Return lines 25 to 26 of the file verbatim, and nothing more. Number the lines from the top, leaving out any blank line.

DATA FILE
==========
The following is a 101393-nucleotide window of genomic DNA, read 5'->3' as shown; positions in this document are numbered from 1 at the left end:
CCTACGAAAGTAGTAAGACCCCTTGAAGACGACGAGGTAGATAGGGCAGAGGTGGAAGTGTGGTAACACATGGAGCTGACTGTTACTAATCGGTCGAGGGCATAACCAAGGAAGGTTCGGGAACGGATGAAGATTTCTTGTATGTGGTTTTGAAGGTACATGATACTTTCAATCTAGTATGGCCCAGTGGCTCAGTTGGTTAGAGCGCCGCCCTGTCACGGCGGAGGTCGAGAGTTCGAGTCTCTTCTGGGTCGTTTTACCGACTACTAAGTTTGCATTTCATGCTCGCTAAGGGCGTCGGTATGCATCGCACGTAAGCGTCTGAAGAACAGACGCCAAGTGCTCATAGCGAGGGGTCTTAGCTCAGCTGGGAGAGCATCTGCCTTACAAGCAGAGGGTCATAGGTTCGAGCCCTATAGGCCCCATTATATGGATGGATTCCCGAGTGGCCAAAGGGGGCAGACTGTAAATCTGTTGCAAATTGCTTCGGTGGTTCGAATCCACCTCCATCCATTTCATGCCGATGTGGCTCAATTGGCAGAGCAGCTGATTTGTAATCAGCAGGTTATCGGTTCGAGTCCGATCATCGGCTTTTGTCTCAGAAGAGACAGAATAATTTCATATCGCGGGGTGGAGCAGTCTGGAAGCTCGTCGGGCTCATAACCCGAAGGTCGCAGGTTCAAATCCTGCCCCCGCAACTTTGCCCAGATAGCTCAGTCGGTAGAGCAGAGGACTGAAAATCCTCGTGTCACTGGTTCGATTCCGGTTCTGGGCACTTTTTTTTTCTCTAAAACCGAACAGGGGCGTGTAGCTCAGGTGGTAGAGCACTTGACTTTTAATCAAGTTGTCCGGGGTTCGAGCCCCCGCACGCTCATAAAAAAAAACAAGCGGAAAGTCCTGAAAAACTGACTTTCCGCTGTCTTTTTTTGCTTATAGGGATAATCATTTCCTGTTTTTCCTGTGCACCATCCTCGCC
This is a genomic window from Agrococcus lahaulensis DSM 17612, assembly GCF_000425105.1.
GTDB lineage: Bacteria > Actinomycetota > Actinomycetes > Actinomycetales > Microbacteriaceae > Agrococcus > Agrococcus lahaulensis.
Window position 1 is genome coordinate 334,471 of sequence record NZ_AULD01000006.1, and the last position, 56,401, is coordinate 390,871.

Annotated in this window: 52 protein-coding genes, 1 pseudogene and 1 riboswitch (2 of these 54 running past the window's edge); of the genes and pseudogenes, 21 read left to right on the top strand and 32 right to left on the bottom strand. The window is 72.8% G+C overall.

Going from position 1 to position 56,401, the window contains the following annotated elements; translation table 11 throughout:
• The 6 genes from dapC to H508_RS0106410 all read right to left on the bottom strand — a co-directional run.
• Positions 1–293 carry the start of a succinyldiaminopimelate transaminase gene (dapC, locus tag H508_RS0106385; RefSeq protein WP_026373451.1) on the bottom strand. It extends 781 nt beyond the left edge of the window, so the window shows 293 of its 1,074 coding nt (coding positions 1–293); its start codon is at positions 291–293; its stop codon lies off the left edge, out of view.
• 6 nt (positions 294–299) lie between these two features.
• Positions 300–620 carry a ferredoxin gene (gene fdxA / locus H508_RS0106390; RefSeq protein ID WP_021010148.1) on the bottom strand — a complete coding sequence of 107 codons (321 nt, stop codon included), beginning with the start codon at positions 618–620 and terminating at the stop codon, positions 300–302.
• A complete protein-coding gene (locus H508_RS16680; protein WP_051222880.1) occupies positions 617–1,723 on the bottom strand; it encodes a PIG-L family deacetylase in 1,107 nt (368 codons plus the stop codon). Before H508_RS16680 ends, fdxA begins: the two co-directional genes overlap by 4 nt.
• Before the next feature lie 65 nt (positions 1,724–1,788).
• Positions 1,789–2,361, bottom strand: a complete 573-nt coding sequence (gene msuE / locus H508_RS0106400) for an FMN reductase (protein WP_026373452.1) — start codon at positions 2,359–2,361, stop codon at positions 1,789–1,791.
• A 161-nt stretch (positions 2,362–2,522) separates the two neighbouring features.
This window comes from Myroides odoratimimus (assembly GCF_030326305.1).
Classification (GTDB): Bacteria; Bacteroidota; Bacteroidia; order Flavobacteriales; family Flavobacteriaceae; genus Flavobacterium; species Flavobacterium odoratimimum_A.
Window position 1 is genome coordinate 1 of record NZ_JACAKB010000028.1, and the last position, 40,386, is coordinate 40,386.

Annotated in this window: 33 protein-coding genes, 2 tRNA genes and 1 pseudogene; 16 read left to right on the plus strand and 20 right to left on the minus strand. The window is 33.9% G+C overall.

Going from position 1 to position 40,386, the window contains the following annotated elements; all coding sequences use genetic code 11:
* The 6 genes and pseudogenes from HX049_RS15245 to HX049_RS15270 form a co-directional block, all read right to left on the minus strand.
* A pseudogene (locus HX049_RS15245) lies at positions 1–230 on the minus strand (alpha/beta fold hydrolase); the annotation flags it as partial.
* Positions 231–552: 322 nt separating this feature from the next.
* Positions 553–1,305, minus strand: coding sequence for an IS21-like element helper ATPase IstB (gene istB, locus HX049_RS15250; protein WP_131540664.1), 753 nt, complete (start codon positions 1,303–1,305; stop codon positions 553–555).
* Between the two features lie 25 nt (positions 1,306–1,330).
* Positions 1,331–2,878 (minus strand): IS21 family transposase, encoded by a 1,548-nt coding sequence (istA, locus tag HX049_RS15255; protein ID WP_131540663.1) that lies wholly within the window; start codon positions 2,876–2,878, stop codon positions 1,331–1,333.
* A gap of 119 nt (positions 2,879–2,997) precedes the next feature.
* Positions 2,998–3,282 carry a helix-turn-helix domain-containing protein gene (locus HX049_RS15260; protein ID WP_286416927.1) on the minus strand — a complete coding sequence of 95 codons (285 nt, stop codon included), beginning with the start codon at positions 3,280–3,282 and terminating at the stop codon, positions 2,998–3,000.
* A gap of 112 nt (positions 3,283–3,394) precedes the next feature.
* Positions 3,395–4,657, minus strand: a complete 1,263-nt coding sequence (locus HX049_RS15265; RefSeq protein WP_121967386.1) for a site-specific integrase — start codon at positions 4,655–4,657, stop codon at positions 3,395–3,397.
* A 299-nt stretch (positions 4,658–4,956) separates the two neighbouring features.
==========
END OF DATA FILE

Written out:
* Between the two features lie 25 nt (positions 1,306–1,330).
* Positions 1,331–2,878 (minus strand): IS21 family transposase, encoded by a 1,548-nt coding sequence (istA, locus tag HX049_RS15255; protein ID WP_131540663.1) that lies wholly within the window; start codon positions 2,876–2,878, stop codon positions 1,331–1,333.